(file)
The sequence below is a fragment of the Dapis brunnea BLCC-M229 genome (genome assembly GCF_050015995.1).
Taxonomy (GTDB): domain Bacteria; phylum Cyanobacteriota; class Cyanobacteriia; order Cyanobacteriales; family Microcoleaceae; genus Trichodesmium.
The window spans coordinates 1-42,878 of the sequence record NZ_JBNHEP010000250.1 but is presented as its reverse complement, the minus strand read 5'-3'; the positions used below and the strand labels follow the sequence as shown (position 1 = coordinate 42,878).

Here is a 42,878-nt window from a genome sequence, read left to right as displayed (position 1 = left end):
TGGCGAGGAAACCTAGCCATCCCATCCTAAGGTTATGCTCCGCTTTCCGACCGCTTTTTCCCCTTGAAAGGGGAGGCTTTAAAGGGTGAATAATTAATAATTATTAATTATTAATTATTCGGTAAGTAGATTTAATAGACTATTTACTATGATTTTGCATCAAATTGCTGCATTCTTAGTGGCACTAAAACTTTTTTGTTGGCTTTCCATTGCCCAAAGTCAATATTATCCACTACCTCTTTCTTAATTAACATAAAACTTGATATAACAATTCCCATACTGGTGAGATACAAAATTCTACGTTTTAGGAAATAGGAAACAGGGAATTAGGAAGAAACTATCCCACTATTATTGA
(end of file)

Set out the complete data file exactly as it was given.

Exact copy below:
The sequence below is a fragment of the Dapis brunnea BLCC-M229 genome (genome assembly GCF_050015995.1).
Taxonomy (GTDB): domain Bacteria; phylum Cyanobacteriota; class Cyanobacteriia; order Cyanobacteriales; family Microcoleaceae; genus Trichodesmium.
The window spans coordinates 1-42,878 of the sequence record NZ_JBNHEP010000250.1 but is presented as its reverse complement, the minus strand read 5'-3'; the positions used below and the strand labels follow the sequence as shown (position 1 = coordinate 42,878).

Here is a 42,878-nt window from a genome sequence, read left to right as displayed (position 1 = left end):
TGGCGAGGAAACCTAGCCATCCCATCCTAAGGTTATGCTCCGCTTTCCGACCGCTTTTTCCCCTTGAAAGGGGAGGCTTTAAAGGGTGAATAATTAATAATTATTAATTATTAATTATTCGGTAAGTAGATTTAATAGACTATTTACTATGATTTTGCATCAAATTGCTGCATTCTTAGTGGCACTAAAACTTTTTTGTTGGCTTTCCATTGCCCAAAGTCAATATTATCCACTACCTCTTTCTTAATTAACATAAAACTTGATATAACAATTCCCATACTGGTGAGATACAAAATTCTACGTTTTAGGAAATAGGAAACAGGGAATTAGGAAGAAACTATCCCACTATTATTGA